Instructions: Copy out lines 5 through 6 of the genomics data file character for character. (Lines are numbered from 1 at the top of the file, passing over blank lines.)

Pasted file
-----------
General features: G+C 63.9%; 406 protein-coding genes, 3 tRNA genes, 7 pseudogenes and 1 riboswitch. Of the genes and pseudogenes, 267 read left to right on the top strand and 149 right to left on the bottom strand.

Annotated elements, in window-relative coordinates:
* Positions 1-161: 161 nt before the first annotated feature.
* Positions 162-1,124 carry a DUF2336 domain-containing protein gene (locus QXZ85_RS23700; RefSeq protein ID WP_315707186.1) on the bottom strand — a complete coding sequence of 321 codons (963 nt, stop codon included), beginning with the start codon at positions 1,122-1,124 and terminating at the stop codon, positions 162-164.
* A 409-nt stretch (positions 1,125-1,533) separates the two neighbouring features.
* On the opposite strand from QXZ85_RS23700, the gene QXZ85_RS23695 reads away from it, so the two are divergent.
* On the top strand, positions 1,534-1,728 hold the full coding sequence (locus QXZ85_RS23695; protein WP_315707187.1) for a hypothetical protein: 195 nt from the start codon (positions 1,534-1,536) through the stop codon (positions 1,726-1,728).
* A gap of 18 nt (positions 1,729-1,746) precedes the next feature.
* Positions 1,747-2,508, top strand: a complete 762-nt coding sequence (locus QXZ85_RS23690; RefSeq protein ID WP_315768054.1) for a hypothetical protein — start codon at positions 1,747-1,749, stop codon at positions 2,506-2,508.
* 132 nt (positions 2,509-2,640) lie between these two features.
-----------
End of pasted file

* A 409-nt stretch (positions 1,125-1,533) separates the two neighbouring features.
* On the opposite strand from QXZ85_RS23700, the gene QXZ85_RS23695 reads away from it, so the two are divergent.